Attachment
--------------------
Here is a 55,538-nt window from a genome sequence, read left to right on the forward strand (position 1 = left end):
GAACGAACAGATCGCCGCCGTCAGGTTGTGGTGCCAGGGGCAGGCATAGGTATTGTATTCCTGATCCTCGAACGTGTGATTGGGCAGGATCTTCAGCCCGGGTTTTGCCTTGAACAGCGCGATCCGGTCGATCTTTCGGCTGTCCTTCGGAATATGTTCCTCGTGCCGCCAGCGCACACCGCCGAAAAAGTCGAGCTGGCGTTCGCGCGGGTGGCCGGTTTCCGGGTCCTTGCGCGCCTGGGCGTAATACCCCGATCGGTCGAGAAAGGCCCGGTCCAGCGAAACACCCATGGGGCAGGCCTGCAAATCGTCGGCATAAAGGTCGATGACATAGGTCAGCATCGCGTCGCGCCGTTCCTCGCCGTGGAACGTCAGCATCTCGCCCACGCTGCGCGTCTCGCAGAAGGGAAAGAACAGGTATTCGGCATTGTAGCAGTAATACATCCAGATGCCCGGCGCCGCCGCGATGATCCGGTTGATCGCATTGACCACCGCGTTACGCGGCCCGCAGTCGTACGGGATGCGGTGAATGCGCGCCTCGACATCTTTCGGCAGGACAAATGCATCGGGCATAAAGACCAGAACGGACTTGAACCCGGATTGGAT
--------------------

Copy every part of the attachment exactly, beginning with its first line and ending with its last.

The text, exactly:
Here is a 55,538-nt window from a genome sequence, read left to right on the forward strand (position 1 = left end):
GAACGAACAGATCGCCGCCGTCAGGTTGTGGTGCCAGGGGCAGGCATAGGTATTGTATTCCTGATCCTCGAACGTGTGATTGGGCAGGATCTTCAGCCCGGGTTTTGCCTTGAACAGCGCGATCCGGTCGATCTTTCGGCTGTCCTTCGGAATATGTTCCTCGTGCCGCCAGCGCACACCGCCGAAAAAGTCGAGCTGGCGTTCGCGCGGGTGGCCGGTTTCCGGGTCCTTGCGCGCCTGGGCGTAATACCCCGATCGGTCGAGAAAGGCCCGGTCCAGCGAAACACCCATGGGGCAGGCCTGCAAATCGTCGGCATAAAGGTCGATGACATAGGTCAGCATCGCGTCGCGCCGTTCCTCGCCGTGGAACGTCAGCATCTCGCCCACGCTGCGCGTCTCGCAGAAGGGAAAGAACAGGTATTCGGCATTGTAGCAGTAATACATCCAGATGCCCGGCGCCGCCGCGATGATCCGGTTGATCGCATTGACCACCGCGTTACGCGGCCCGCAGTCGTACGGGATGCGGTGAATGCGCGCCTCGACATCTTTCGGCAGGACAAATGCATCGGGCATAAAGACCAGAACGGACTTGAACCCGGATTGGAT